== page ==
April at the Antique Alley (3 page)

He continued by telling us that Lola would never discuss politics but seemed to be current on local news that was more gossip than fact. He said she could speak

 

for hours about growing flowers, but also pointed out that there were no flowers in or around her store.

He had a modern security system including several cameras and willingly handed over a video disc that should have covered the time period in question. We did not watch any of his video at that time, we just collected it with a promise that it would be returned at a later date. I gave him one of my cards and he gave me one of his.

 

Parnell’s was the store just east of Lola’s Attic. Our next target was the building just to the west and it was called simply Antiques of Dallas. Where Parnell had focused on low volume high quality; this store was exactly the opposite. It was quite massive for a used furniture store but all I saw was a couple of acres of dusty junk.

The proprietor was one Fredrick Smith (no relations to yours truly but like every other Smiths on the planet we joked about the commonality of our names) who greeted us with a big smile and called himself the “Mayor of Antique Alley.”

His disposition changed though when he found out that we were not customers, but rather we had been pressed into service as investigators of the crime which had occurred next door to one of his fellow business owners. It is not that he was cruel or mean or rude, it was simply that once he figured out that we were not prospective buyers of his junk he simply had no further need of us. He impatiently listened as we requested information about Lola and quickly told us he did not know her very well at all. He told us his store had suffered no breakins at all and said that he had not heard of any from the other business owners in the area. He quickly pointed out two security cameras both on the inside of the store and both pointed directly at the cash register. He told us they were both fakes that were not hooked up to any recording device and were only to fool would be thieves.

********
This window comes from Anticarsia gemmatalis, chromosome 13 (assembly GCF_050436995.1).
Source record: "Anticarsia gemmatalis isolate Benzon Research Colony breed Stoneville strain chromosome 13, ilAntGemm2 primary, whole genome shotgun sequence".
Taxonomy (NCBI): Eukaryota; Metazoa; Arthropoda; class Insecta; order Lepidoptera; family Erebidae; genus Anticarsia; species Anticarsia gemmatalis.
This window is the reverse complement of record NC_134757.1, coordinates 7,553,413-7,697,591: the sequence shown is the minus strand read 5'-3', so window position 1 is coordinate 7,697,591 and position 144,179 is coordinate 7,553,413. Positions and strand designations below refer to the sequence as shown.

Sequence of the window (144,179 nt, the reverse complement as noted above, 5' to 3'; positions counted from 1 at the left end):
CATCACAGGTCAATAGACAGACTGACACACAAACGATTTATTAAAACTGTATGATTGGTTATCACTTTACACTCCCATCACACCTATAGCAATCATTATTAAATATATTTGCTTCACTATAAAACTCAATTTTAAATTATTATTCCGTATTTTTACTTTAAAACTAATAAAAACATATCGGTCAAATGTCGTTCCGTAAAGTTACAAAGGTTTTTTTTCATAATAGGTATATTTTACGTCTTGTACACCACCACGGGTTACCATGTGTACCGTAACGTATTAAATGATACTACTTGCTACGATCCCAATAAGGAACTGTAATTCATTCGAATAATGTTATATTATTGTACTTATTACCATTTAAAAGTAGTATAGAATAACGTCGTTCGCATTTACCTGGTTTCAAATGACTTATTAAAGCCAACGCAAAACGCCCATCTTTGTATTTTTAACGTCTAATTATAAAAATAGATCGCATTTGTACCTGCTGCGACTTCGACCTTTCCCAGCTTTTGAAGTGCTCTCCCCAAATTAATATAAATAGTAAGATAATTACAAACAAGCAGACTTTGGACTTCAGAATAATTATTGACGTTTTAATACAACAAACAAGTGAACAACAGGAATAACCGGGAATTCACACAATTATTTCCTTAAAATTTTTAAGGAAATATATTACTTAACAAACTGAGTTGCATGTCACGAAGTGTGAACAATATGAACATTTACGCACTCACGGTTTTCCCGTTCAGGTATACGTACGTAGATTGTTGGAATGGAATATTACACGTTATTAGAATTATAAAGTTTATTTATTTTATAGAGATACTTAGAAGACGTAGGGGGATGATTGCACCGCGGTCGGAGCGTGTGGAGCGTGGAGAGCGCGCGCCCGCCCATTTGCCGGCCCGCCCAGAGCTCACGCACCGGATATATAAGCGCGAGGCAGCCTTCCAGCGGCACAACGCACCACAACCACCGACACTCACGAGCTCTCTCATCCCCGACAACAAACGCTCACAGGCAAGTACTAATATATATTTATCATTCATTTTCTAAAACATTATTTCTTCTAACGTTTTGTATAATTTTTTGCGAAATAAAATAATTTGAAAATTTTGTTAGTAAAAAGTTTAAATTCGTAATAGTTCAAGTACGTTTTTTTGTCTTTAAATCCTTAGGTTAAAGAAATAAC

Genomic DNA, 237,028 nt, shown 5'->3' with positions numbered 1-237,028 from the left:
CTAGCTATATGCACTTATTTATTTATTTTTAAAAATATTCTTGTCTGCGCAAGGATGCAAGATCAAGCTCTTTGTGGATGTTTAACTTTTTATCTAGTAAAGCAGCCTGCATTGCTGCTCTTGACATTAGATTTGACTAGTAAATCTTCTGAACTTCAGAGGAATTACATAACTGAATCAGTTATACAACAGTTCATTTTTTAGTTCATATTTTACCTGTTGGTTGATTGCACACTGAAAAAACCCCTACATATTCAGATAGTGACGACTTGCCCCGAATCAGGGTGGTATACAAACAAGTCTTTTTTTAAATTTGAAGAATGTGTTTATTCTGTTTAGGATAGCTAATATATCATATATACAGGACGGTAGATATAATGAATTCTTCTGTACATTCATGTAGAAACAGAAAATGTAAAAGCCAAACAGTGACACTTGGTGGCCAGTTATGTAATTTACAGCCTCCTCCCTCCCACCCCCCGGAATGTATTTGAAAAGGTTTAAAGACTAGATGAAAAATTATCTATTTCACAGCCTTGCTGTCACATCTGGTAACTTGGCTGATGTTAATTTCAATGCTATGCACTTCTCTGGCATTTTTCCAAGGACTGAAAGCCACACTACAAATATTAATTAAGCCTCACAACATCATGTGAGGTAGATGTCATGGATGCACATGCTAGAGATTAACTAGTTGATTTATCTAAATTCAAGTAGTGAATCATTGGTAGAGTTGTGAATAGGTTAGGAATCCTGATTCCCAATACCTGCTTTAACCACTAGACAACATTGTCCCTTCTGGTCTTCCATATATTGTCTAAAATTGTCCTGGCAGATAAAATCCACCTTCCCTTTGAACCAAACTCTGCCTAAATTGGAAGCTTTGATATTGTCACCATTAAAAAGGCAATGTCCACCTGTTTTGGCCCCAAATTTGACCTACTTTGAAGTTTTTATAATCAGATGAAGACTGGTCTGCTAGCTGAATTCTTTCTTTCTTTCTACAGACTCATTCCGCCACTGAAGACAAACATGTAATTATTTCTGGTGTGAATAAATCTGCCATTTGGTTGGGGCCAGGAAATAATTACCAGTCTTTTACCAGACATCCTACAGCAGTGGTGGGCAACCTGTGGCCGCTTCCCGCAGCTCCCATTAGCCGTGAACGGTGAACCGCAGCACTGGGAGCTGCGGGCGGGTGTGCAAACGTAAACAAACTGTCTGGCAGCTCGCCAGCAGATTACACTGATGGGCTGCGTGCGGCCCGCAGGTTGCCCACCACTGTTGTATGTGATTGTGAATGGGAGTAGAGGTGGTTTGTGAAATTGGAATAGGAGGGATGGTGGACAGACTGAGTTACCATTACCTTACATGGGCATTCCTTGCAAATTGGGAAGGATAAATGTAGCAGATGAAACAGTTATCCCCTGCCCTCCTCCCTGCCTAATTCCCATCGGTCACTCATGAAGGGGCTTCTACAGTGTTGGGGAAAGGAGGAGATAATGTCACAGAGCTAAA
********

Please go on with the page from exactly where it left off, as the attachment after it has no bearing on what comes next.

The self appointed Mayor Smith had no information at all about where we might find one of Lola’s family members. He asked me if I knew what was to be done with Lola’s estate. He was interested in not only the left over treasures but her building as well. I, of course, had no information to share with him other than to tell him it would all be tied up as evidence for a while.

One of his mayoral duties was to complain about the crime scene tape and let me know that Sunday was their second most important business day of the week. He stated that he was quite sure Lola would not wish her death to interfere with the business that needed to continue along Antique Alley. I do not know if I had grown to like Lola or simply grown to dislike Fredrick Smith from his whining about her brutal death possibly having a slight effect on his balance sheet, but I was about to take a swing at the guy when his son saved him.

 

Donald Smith walked into the room and immediately all attention fell upon him. It was not his fault, it was just the way Mother Nature had crafted him. He was a full two inches taller than me which put him at six feet five inches. He was dressed in black motorcycle leathers with lots of silver chains. His face under the helmet was that of Paul McCartney and when he pulled the crash hat off George Harrison’s hair tumbled out. He had a twenty-four karat smile and a three karat emerald in the ring on his left pinky.

I took a deep breath and heard Jill let out an audible wanton sigh. He was either polite or deaf because he made no comment about her little lust noise.

Perhaps the boy had grown use to hearing such audible gasps from females upon his arrival.

Fredrick introduced Donald as his son and we quickly brought him up to speed on the recent events. I swear I saw a small tear roll down his cheek when we spoke of Lola’s death.

His handshake was fierce and he made sure to tell both Jill and I that he was twenty-seven and single. He claimed to know Lola, but he too had no ideas about how we might contact next of kin. He told us about the one breakin we had heard about from Parnell. I am sure Jill and I would have stayed and chatted for a good deal of time but Donald excused himself so that he could head for home and we had little more use of his father so we moved on to the next store.